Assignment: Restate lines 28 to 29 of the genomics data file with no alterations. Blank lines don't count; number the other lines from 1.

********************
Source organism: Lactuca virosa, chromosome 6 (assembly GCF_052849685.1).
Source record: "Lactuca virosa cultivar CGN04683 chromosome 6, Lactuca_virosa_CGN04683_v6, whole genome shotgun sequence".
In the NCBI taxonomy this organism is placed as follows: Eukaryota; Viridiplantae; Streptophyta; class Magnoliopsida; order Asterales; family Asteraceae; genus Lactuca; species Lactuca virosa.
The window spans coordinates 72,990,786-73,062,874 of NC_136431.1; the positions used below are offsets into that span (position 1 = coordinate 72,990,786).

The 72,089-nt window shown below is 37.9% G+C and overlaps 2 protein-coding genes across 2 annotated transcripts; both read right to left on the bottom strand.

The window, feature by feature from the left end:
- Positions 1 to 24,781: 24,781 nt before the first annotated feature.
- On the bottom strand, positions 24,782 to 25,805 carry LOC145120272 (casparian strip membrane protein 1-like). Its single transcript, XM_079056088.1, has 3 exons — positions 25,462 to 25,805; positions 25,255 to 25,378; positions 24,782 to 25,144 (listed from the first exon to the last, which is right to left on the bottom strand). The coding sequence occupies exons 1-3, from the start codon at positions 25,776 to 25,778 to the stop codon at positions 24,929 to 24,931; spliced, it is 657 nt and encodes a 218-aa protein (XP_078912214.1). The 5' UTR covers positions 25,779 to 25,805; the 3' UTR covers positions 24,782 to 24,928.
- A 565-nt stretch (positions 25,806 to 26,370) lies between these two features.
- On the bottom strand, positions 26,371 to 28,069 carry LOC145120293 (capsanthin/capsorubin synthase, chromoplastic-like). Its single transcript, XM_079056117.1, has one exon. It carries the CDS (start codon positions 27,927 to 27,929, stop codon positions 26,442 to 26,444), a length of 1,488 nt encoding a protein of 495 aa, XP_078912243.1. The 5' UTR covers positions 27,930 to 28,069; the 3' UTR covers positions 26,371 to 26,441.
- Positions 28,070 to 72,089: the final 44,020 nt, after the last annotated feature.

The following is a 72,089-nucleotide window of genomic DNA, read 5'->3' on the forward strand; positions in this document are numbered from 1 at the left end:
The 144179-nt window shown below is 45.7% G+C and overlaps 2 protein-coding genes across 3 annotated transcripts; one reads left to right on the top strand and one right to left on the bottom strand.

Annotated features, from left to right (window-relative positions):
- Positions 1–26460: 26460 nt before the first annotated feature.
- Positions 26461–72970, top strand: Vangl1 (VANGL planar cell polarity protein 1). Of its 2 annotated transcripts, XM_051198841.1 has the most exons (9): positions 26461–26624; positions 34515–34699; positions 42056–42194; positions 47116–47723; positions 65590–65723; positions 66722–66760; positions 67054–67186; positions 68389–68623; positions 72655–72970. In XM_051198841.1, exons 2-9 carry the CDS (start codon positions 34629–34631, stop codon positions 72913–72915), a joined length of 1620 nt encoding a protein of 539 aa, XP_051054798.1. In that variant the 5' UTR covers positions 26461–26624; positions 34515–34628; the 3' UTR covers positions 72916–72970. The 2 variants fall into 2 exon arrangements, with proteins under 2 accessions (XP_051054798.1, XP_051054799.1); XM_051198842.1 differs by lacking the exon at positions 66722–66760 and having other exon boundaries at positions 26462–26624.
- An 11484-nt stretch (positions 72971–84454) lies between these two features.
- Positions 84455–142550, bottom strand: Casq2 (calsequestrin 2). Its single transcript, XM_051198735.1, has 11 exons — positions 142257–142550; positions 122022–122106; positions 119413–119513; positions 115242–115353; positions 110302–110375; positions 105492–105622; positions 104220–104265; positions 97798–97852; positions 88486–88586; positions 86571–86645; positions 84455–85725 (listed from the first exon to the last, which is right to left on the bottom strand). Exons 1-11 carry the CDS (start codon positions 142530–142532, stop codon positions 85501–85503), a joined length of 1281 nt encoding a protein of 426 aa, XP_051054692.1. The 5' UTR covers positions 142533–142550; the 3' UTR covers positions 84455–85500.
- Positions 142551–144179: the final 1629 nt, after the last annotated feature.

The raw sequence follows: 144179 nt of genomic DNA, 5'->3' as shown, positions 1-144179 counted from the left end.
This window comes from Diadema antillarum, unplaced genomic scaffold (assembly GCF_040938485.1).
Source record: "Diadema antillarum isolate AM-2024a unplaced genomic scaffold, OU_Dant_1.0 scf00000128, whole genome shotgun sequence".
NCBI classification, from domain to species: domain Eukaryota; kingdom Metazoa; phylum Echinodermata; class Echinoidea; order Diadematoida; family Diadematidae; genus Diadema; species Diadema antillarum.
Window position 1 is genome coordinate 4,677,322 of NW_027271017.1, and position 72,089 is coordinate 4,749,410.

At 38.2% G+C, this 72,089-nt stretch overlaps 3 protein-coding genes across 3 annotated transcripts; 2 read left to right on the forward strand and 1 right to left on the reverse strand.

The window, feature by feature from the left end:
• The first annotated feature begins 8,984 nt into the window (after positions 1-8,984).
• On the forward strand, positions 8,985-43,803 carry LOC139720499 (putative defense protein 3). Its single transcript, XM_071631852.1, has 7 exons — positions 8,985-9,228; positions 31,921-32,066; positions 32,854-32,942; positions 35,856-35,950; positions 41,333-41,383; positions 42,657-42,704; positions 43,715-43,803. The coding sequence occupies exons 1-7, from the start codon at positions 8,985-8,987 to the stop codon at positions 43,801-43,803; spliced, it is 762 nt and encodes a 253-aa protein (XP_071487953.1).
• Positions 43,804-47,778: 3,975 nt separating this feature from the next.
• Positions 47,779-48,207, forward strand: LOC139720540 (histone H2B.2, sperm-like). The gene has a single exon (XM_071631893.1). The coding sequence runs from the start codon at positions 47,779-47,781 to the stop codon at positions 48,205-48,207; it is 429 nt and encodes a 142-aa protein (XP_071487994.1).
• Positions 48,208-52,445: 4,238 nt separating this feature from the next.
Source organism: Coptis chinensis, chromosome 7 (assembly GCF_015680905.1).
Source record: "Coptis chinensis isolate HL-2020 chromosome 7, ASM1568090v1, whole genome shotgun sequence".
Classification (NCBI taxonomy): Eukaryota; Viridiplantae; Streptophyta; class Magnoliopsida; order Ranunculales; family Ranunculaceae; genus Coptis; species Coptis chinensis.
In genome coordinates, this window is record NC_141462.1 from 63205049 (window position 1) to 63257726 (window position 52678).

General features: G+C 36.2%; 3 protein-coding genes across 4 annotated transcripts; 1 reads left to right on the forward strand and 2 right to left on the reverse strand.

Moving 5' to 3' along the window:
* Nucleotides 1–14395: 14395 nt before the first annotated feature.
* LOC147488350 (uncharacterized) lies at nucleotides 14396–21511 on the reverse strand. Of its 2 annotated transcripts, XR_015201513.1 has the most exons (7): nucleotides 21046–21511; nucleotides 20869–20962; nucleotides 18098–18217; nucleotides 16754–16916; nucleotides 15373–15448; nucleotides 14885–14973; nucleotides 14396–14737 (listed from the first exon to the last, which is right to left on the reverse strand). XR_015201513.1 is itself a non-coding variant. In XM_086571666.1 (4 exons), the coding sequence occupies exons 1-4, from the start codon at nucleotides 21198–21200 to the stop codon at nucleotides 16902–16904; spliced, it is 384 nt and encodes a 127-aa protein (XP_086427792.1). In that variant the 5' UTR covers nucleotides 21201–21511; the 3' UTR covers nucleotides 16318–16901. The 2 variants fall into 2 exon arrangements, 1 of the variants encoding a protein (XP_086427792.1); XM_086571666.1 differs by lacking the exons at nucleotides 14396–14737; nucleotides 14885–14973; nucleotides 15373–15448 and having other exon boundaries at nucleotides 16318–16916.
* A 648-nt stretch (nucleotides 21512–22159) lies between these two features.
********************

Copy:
• On the forward strand, positions 8,985-43,803 carry LOC139720499 (putative defense protein 3). Its single transcript, XM_071631852.1, has 7 exons — positions 8,985-9,228; positions 31,921-32,066; positions 32,854-32,942; positions 35,856-35,950; positions 41,333-41,383; positions 42,657-42,704; positions 43,715-43,803. The coding sequence occupies exons 1-7, from the start codon at positions 8,985-8,987 to the stop codon at positions 43,801-43,803; spliced, it is 762 nt and encodes a 253-aa protein (XP_071487953.1).
• Positions 43,804-47,778: 3,975 nt separating this feature from the next.